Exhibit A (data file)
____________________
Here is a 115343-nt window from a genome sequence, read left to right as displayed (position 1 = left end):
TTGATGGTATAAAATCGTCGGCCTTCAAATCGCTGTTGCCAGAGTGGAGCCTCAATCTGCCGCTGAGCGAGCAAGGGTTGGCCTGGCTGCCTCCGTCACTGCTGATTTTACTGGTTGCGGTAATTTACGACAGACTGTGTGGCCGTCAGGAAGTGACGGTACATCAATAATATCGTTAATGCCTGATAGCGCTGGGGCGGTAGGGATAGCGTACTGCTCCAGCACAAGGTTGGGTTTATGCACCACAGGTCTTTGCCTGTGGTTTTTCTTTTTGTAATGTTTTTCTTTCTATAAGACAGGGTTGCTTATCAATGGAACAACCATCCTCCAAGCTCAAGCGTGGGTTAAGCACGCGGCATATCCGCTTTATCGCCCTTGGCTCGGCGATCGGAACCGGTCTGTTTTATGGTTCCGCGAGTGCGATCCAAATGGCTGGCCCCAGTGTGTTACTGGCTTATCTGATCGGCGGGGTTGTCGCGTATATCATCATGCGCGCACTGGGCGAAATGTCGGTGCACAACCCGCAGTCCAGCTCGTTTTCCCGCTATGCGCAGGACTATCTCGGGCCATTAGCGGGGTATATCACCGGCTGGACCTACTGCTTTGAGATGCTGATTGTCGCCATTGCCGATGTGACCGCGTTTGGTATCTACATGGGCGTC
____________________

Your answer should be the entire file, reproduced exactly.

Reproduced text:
Here is a 115343-nt window from a genome sequence, read left to right as displayed (position 1 = left end):
TTGATGGTATAAAATCGTCGGCCTTCAAATCGCTGTTGCCAGAGTGGAGCCTCAATCTGCCGCTGAGCGAGCAAGGGTTGGCCTGGCTGCCTCCGTCACTGCTGATTTTACTGGTTGCGGTAATTTACGACAGACTGTGTGGCCGTCAGGAAGTGACGGTACATCAATAATATCGTTAATGCCTGATAGCGCTGGGGCGGTAGGGATAGCGTACTGCTCCAGCACAAGGTTGGGTTTATGCACCACAGGTCTTTGCCTGTGGTTTTTCTTTTTGTAATGTTTTTCTTTCTATAAGACAGGGTTGCTTATCAATGGAACAACCATCCTCCAAGCTCAAGCGTGGGTTAAGCACGCGGCATATCCGCTTTATCGCCCTTGGCTCGGCGATCGGAACCGGTCTGTTTTATGGTTCCGCGAGTGCGATCCAAATGGCTGGCCCCAGTGTGTTACTGGCTTATCTGATCGGCGGGGTTGTCGCGTATATCATCATGCGCGCACTGGGCGAAATGTCGGTGCACAACCCGCAGTCCAGCTCGTTTTCCCGCTATGCGCAGGACTATCTCGGGCCATTAGCGGGGTATATCACCGGCTGGACCTACTGCTTTGAGATGCTGATTGTCGCCATTGCCGATGTGACCGCGTTTGGTATCTACATGGGCGTC